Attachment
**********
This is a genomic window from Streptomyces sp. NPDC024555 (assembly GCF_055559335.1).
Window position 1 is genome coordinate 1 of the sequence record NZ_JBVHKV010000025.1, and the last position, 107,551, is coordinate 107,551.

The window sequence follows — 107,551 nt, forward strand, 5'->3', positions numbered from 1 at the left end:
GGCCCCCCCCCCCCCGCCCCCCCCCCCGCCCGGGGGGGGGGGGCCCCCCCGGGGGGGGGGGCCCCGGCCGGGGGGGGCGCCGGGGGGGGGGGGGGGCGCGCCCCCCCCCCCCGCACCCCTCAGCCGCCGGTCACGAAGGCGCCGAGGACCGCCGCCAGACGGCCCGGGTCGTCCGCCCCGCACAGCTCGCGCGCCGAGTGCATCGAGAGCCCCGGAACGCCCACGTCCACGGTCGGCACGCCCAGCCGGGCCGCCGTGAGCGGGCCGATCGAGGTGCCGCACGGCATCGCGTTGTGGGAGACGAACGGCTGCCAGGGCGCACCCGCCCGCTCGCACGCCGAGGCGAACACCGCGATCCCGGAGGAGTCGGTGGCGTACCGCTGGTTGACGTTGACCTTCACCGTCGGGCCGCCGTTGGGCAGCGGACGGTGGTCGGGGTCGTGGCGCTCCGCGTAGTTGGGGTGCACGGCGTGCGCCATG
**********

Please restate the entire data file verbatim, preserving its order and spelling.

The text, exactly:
This is a genomic window from Streptomyces sp. NPDC024555 (assembly GCF_055559335.1).
Window position 1 is genome coordinate 1 of the sequence record NZ_JBVHKV010000025.1, and the last position, 107,551, is coordinate 107,551.

The window sequence follows — 107,551 nt, forward strand, 5'->3', positions numbered from 1 at the left end:
GGCCCCCCCCCCCCCGCCCCCCCCCCCGCCCGGGGGGGGGGGGCCCCCCCGGGGGGGGGGGCCCCGGCCGGGGGGGGCGCCGGGGGGGGGGGGGGGCGCGCCCCCCCCCCCCGCACCCCTCAGCCGCCGGTCACGAAGGCGCCGAGGACCGCCGCCAGACGGCCCGGGTCGTCCGCCCCGCACAGCTCGCGCGCCGAGTGCATCGAGAGCCCCGGAACGCCCACGTCCACGGTCGGCACGCCCAGCCGGGCCGCCGTGAGCGGGCCGATCGAGGTGCCGCACGGCATCGCGTTGTGGGAGACGAACGGCTGCCAGGGCGCACCCGCCCGCTCGCACGCCGAGGCGAACACCGCGATCCCGGAGGAGTCGGTGGCGTACCGCTGGTTGACGTTGACCTTCACCGTCGGGCCGCCGTTGGGCAGCGGACGGTGGTCGGGGTCGTGGCGCTCCGCGTAGTTGGGGTGCACGGCGTGCGCCATG